Rhee and colleagues found a difference in patients undergoing interlaminar and transforaminal ESI.[13] Those patients who underwent transforaminal injections had a 46% reduction in their pain score, and 10% went on to need surgery. In contrast, patients who had interlaminar injections had a 19% reduction in pain, and 25% required surgery.

Recently, a randomized, prospective, blinded, and controlled trial on the 38 patients with lumbar subacute radicular pain was conducted. The study demonstrated that while both groups improved, the transforaminal ESIs provided better pain relief in up to 16 days post injections compared with the interlaminar group.[14]

However, a separate randomized and prospective research study enrolled 32 patients in each group with chronic lumbar radiculopathy and 6 months follow up; the study again revealed the improvement in pain and disability in both groups. However, no significant differences were noted in pain reduction and the Oswestry disability scale between the transforaminal and interlaminar groups at the end of 6 months.[15]

The above discrepancy of efficacy may be due to the lower response to epidural steroid injections in general because of the chronicity of the radiculopathy; alternatively, it may reflect the differences of timing in follow up between the 2 studies. It is generally agreed that ESIs offer short-term (several months) pain relief.

ESIs may avoid unnecessary surgery

The Spine Patient Outcomes Research Trial (SPORT) is a prospective, multicenter study of operative versus nonoperative treatment of lumbar intervertebral disk herniation. The results demonstrated a significant difference in the preference for surgery between groups (19% in the ESI group compared with 56% in the non-ESI group, P < .001). No difference was noted in primary or secondary outcome measures at 4 years between the groups. A higher percentage of patients changed from surgical to nonsurgical treatment in the ESI group (41% vs 12% in non-ESI, P < .001).[16]

No deleterious effects on diskectomy

Buttermann and colleagues conducted a study involving individuals with a lumbar disk herniation of greater than 25% of the cross-sectional area of the spinal canal; the patients were administered ESIs one level above the herniation.[17] The patients received up to 3 injections, with 42-56% of these individuals reporting the treatment to be effective. There was a cross-over of patients who first underwent ESIs and then diskectomy. For those who underwent an initial trial of ESIs, the delay in surgical decompression was not found to be detrimental to neurologic recovery at time of follow-up.

Cervical ESIs

No randomized, controlled trials have been performed to date on the efficacy of ESIs for the cervical spine and treatment of upper limb radicular pain. A prospective study by Rowlingson and Kirschenbaum described significant reduction in upper limb pain after cervical ESIs, and other studies (retrospective and prospective) identified radicular pain relief via interlaminar and transforaminal approaches.[18]

Given the similar mechanisms of radicular pain postulated for the lumbar and cervical regions, compelling evidence regarding the efficacy of lumbar ESIs might be applicable to treatment of upper lumbar interlaminar ESIs. A systematic review included fluoroscopically guided 15 randomized trials and 11 nonrandomized studies. The evidence is good for radiculitis secondary to disk herniation with local anesthetics and steroids and fair with local anesthetic only, whereas it is fair for radiculitis secondary to spinal stenosis with local anesthetic and steroids and fair for axial pain without disk herniation with local anesthetic with or without steroids.[9]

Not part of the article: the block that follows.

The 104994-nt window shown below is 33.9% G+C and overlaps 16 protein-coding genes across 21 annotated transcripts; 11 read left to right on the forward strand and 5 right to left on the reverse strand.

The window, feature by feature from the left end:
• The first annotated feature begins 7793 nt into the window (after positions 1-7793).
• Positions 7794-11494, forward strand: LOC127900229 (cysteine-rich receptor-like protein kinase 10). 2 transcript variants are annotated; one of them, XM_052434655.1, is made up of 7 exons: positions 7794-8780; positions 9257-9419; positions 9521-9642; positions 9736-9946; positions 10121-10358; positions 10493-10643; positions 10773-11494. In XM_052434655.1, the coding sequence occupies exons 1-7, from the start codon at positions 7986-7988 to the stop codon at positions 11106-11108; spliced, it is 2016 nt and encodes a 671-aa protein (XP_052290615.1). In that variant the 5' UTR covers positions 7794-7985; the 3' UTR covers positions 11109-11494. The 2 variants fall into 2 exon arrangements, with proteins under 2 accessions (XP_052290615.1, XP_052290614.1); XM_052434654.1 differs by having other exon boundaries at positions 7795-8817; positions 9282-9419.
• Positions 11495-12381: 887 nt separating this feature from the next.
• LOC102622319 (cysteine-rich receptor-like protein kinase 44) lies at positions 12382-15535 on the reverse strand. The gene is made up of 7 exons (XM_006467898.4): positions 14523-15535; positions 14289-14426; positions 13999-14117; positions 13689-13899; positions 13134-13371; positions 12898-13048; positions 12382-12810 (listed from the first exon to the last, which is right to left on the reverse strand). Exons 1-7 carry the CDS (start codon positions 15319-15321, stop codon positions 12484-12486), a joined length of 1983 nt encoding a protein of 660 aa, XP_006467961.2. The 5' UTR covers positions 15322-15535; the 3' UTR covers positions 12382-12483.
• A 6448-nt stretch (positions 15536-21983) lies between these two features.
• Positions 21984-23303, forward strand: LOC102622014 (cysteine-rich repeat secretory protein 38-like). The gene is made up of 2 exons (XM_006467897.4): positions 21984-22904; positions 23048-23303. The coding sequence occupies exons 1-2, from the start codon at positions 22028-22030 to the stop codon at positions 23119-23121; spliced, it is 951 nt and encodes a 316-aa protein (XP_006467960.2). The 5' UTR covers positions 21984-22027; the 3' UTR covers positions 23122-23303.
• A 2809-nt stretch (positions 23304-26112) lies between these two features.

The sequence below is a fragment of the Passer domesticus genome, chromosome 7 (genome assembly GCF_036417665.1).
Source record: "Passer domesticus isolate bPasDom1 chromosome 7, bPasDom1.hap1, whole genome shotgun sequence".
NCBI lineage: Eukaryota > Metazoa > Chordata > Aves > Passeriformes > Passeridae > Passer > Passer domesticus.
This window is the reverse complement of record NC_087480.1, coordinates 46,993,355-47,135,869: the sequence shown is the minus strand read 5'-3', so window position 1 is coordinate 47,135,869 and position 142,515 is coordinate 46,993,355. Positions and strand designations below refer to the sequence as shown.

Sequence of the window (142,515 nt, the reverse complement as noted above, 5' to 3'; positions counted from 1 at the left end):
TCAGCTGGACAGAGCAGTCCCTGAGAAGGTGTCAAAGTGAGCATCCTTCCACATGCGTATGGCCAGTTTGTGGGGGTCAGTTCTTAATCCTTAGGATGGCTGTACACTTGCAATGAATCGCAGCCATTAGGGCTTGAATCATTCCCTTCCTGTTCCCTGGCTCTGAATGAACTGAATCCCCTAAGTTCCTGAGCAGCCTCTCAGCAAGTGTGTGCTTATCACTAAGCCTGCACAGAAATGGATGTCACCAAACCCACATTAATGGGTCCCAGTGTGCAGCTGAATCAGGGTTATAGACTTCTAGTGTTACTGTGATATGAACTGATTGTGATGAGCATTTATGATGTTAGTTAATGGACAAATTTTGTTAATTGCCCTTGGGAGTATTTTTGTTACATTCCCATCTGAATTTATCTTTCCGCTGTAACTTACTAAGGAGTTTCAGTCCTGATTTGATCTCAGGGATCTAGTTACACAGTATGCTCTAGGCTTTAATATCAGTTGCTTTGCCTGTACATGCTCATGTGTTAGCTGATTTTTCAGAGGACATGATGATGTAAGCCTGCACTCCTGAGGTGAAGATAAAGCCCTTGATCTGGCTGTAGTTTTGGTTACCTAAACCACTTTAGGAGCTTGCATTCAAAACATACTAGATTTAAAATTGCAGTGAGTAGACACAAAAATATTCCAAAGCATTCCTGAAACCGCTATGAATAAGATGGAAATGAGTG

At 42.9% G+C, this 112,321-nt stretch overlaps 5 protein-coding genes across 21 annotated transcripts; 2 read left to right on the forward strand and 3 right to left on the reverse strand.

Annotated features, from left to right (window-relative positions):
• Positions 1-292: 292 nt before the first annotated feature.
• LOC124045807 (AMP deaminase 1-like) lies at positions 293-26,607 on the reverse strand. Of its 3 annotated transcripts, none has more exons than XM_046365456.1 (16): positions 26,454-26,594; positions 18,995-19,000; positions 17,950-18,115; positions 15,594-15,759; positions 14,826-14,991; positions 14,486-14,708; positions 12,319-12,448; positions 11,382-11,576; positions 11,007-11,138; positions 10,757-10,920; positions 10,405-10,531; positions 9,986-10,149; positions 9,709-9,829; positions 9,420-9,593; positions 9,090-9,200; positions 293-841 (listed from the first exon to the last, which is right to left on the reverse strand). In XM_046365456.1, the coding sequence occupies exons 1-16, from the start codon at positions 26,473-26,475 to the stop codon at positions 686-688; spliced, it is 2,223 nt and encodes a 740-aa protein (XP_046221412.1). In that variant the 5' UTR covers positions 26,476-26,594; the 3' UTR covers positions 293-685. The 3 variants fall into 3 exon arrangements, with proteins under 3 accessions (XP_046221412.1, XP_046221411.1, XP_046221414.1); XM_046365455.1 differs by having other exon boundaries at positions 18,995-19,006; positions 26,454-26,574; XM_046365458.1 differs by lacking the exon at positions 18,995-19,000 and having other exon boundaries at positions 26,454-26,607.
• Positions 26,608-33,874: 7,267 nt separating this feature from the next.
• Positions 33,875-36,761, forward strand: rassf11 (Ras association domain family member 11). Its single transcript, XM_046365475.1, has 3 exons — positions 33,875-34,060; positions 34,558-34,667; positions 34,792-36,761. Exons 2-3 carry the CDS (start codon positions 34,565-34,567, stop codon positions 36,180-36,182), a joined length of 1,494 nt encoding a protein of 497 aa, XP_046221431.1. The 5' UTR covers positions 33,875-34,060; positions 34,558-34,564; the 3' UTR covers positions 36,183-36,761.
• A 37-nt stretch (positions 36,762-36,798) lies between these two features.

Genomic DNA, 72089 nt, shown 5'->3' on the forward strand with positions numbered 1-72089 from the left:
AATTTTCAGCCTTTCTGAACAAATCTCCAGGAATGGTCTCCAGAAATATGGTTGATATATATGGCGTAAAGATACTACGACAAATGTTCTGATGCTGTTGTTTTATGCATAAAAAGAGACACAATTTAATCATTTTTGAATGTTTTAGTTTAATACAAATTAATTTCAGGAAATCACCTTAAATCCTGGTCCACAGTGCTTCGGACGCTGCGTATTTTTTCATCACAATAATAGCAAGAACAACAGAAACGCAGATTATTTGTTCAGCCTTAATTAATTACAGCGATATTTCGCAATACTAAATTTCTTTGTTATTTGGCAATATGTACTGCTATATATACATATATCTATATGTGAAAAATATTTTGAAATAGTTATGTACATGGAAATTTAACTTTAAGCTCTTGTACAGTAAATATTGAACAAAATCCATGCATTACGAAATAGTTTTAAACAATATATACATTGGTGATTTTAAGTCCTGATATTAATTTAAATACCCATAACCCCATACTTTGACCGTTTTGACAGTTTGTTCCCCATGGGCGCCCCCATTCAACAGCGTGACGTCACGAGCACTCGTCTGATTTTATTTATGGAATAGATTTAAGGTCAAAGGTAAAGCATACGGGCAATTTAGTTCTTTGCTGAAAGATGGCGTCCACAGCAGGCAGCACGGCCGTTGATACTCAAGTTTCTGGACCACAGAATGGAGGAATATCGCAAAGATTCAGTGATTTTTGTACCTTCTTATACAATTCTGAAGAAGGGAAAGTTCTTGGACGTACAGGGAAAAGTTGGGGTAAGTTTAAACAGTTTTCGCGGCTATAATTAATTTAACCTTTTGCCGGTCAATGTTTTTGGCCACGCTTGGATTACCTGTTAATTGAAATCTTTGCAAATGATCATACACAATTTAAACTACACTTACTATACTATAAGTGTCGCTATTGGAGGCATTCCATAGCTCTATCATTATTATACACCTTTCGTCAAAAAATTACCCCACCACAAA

In terms of potential efficacy, transforaminal cervical ESIs are preferred over the interlaminar approach by several authors, because the transforaminal cervical injections allow for the delivery of higher concentrations of medications to isolated nerve roots and neuroforamina where stenosis may be present.[19]

A systematic review of cervical interlaminar epidural injections concluded that such injections are effective for relief of cervical radicular pain in the upper limbs; the report strongly recommended the procedure. However, there were no randomized trials identified in this review.

Rationale for fluoroscopy and contrast

Reports suggest that injection without fluoroscopic guidance (ie, blind injection) results in 30-40% of needle misplacements, such as needle tip placement outside the epidural space (including intravascular injection) and placement not at the presumed level of pathologic process. Therefore, it is recommended that ESIs be performed under fluoroscopic guidance and with radiographic contrast documenting appropriate placement in order to improve the safety, accuracy, and potential efficacy of ESIs.

Fluoroscopy in conjunction with contrast is used to improve efficacy and minimize potential complications. Furman and coauthors discovered that for lumbar spine ESIs, using flash or positive blood aspirate to predict intravascular injections was 97.9% specific but only 44.7% sensitive.[20] This suggests that negative aspiration of blood does not ensure a lack of vascular uptake. Similarly, in the cervical spine, vascular uptake injections occurred at a rate of nearly 20% with the use of fluoroscopy (confirmed by contrast injection), via a transforaminal approach. Again, a visible flash of blood in the needle hub or positive aspiration of blood demonstrated similar specificity and sensitivity to the lumbar injection study.

In a prospective study involving 191 patients who underwent single-level lumbar transforaminal epidural injection, simultaneous epidural and vascular injection was found to be 8.9%. Therefore, live fluoroscopy is recommended during contrast injection for confirmation of lumbosacral transforaminal epidural injections.[21]

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Safety of Epidural Injections

Potential complications of epidural steroid injections (ESIs)